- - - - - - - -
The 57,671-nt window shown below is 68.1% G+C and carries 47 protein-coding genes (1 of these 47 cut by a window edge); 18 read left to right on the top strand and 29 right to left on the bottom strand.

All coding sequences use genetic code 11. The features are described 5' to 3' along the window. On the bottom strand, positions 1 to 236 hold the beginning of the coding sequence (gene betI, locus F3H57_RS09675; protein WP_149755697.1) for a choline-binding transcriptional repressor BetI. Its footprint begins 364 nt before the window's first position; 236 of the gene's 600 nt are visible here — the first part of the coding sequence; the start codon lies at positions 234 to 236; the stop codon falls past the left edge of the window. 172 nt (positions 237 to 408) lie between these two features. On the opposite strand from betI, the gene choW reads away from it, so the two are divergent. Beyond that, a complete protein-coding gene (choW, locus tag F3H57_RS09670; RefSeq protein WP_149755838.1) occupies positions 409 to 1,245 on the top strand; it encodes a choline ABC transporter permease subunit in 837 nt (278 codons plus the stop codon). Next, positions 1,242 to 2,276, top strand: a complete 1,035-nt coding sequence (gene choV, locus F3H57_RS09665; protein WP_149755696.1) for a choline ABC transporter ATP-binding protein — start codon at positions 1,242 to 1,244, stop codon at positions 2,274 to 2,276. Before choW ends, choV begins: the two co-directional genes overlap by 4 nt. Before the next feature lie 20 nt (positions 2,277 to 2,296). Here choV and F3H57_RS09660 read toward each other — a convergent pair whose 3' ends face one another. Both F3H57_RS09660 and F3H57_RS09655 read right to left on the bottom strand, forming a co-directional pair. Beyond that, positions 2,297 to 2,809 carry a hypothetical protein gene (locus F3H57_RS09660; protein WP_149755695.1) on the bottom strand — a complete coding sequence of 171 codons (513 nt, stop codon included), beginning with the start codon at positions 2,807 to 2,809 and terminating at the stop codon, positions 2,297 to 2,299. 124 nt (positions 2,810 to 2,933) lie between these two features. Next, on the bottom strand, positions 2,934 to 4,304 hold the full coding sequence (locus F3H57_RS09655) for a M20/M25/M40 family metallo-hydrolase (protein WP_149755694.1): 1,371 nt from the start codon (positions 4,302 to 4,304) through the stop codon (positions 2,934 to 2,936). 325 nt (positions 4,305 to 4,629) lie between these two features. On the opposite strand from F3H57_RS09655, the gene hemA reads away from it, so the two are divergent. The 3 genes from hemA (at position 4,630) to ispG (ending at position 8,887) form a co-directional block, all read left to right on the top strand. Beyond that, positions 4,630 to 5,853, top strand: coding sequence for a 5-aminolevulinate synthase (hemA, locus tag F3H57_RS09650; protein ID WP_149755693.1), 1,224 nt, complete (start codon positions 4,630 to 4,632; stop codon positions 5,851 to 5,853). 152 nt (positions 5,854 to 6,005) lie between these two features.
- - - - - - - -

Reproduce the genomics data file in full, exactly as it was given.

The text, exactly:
The 57,671-nt window shown below is 68.1% G+C and carries 47 protein-coding genes (1 of these 47 cut by a window edge); 18 read left to right on the top strand and 29 right to left on the bottom strand.

All coding sequences use genetic code 11. The features are described 5' to 3' along the window. On the bottom strand, positions 1 to 236 hold the beginning of the coding sequence (gene betI, locus F3H57_RS09675; protein WP_149755697.1) for a choline-binding transcriptional repressor BetI. Its footprint begins 364 nt before the window's first position; 236 of the gene's 600 nt are visible here — the first part of the coding sequence; the start codon lies at positions 234 to 236; the stop codon falls past the left edge of the window. 172 nt (positions 237 to 408) lie between these two features. On the opposite strand from betI, the gene choW reads away from it, so the two are divergent. Beyond that, a complete protein-coding gene (choW, locus tag F3H57_RS09670; RefSeq protein WP_149755838.1) occupies positions 409 to 1,245 on the top strand; it encodes a choline ABC transporter permease subunit in 837 nt (278 codons plus the stop codon). Next, positions 1,242 to 2,276, top strand: a complete 1,035-nt coding sequence (gene choV, locus F3H57_RS09665; protein WP_149755696.1) for a choline ABC transporter ATP-binding protein — start codon at positions 1,242 to 1,244, stop codon at positions 2,274 to 2,276. Before choW ends, choV begins: the two co-directional genes overlap by 4 nt. Before the next feature lie 20 nt (positions 2,277 to 2,296). Here choV and F3H57_RS09660 read toward each other — a convergent pair whose 3' ends face one another. Both F3H57_RS09660 and F3H57_RS09655 read right to left on the bottom strand, forming a co-directional pair. Beyond that, positions 2,297 to 2,809 carry a hypothetical protein gene (locus F3H57_RS09660; protein WP_149755695.1) on the bottom strand — a complete coding sequence of 171 codons (513 nt, stop codon included), beginning with the start codon at positions 2,807 to 2,809 and terminating at the stop codon, positions 2,297 to 2,299. 124 nt (positions 2,810 to 2,933) lie between these two features. Next, on the bottom strand, positions 2,934 to 4,304 hold the full coding sequence (locus F3H57_RS09655) for a M20/M25/M40 family metallo-hydrolase (protein WP_149755694.1): 1,371 nt from the start codon (positions 4,302 to 4,304) through the stop codon (positions 2,934 to 2,936). 325 nt (positions 4,305 to 4,629) lie between these two features. On the opposite strand from F3H57_RS09655, the gene hemA reads away from it, so the two are divergent. The 3 genes from hemA (at position 4,630) to ispG (ending at position 8,887) form a co-directional block, all read left to right on the top strand. Beyond that, positions 4,630 to 5,853, top strand: coding sequence for a 5-aminolevulinate synthase (hemA, locus tag F3H57_RS09650; protein ID WP_149755693.1), 1,224 nt, complete (start codon positions 4,630 to 4,632; stop codon positions 5,851 to 5,853). 152 nt (positions 5,854 to 6,005) lie between these two features.